A slight breeze blows in through the open garage doors at BurgerFi
in Leawood’s Park Place. A mom balances a tray with burgers and tries to
steer two kids toward a table. The lunch rush is over and proprietor
Joshua Kurzban has just finished ringing her up.
He pokes his head into a rectangular cut-out in the wall behind him to
see how a Breakfast All Day Burger -- a potato bun with a hashbrown disc
(made with BurgerFi fries), a single cheeseburger with American cheese,
an overeasy egg, two strips of bacon and a drizzle of maple syrup – is
BurgerFi’s burger, which Kurzban first encountered at the original
location in Fort Lauderdale, Florida, is why he’s wearing a black shirt
emblazoned with the shop’s logo and decided to open a franchise in
Leawood and another in Lawrence, Kansas.
“My kids don’t eat fast food. But they wanted to eat there every day
that we were on vacation,” Kurzban says. “That’s when my wife Michelle
and I knew we had to bring that concept home with us.”
How do you build a better burger? It’s a question as American as
baseball and one that BurgerFi set out to answer five years ago.
“Chipotle was going to change the way people thought about fast food,
the burrito-ification of a nation,” Global brand ambassador Steve Lieber
says. “We saw this as a tribute. It’s the burgerfication of the
Lieber had an idea for a burger franchise that would serve all natural
hamburgers, hand-cut fries, hand-breaded onion rings, and custard. But
first he had to define what ‘all natural’ meant.
For him, it started with the meat. He chose Meyer Natural Angus because
no hormones or antibiotics are given to the cattle, which are also fed a
vegetarian diet. The hamburger patties, just under a quarter-pound, are
never frozen and are cooked to order. They’re sprinkled with salt and
pepper and then placed on a clamshell grill.
“When we need salt. We use Kosher salt with a coarse grind. When we need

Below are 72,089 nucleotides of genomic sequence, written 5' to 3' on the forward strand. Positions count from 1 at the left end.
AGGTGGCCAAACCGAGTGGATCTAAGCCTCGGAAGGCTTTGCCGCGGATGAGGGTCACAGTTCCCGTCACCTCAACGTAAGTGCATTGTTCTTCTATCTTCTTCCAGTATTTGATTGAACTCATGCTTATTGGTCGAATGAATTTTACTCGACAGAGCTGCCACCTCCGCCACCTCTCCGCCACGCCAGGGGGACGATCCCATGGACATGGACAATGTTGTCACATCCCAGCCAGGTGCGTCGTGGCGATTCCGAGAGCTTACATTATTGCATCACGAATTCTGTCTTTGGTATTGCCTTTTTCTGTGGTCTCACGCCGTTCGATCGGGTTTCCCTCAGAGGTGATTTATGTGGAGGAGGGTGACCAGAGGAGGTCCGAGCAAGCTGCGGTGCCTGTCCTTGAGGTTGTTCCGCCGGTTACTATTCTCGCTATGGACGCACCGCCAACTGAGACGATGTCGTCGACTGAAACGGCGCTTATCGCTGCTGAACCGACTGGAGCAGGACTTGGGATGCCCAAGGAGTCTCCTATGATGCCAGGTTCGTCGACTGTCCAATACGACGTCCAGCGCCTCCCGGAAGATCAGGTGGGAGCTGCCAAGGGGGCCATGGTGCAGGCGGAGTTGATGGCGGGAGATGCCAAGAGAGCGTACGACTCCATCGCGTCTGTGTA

pepper, we put it in a coarse grinder. That’s our secret weapon,”
That grill, which BurgerFi is the process of patenting, has been
dramatically reengineered. They stripped the Teflon coating off the
grill and replaced it with stainless steel because Lieber wanted to keep
the burgers free of nitrates. They also added 50 pounds of pressure to
the top arm, in order to get a proper sear on the patty. The underside
of that arm is lined with parchment paper to keep the burger from
sticking. The result is a 4-inch patty that can be cooked medium well in
“Think of it as a $20,000 George Foreman grill,” jokes Kurzban.
The burgers are just under a quarter-pound when cooked. They fit snuggly
in the 3½-inch Martin’s potato rolls and keep what Lieber sees as the
ideal ratio of two-to-one between the bun and burger.
“We didn’t want it to be a food coma burger where all you want to do is a
take a nap after you eat,” Lieber says. “But we wanted it to have a
good feel in your hand and not feel like a slider.”
The VegeFi Burger underwent the same exhaustive process to find the right equation.
“We only have two recipes in the entire store with more than five
ingredients. One is our secret sauce – a classic French remoulade sauce –
and the other is our VegeFi Burger,” Lieber says.
The VegeFi burger is a mix of cooked quinoa and lentils, carrots and
zucchini, parmesan and fontina cheese, panko bread crumbs, and mushrooms
and onions that have been sautéed in a merlot reduction. One of every
eight diners at BurgerFi opts for the vegetarian option.
“I challenge every customer. If it’s not the best veggie burger they’ve
had, then it’s on me,” Kurzban says. “No one has taken me up on the
Both the VegeFi burger and standard beef burger (there’s also a 28-day
aged brisket option) are available on a potato bun, multigrain bun or
green style (wedged between two cups of iceberg lettuce). For those who
can’t pick, Kurzban steers them toward the Conflicted Burger, which has a
VegeFi patty and a burger patty.
“If it’s your first time in and you don’t know what to order, that’s the best of both worlds,” Kurzban says.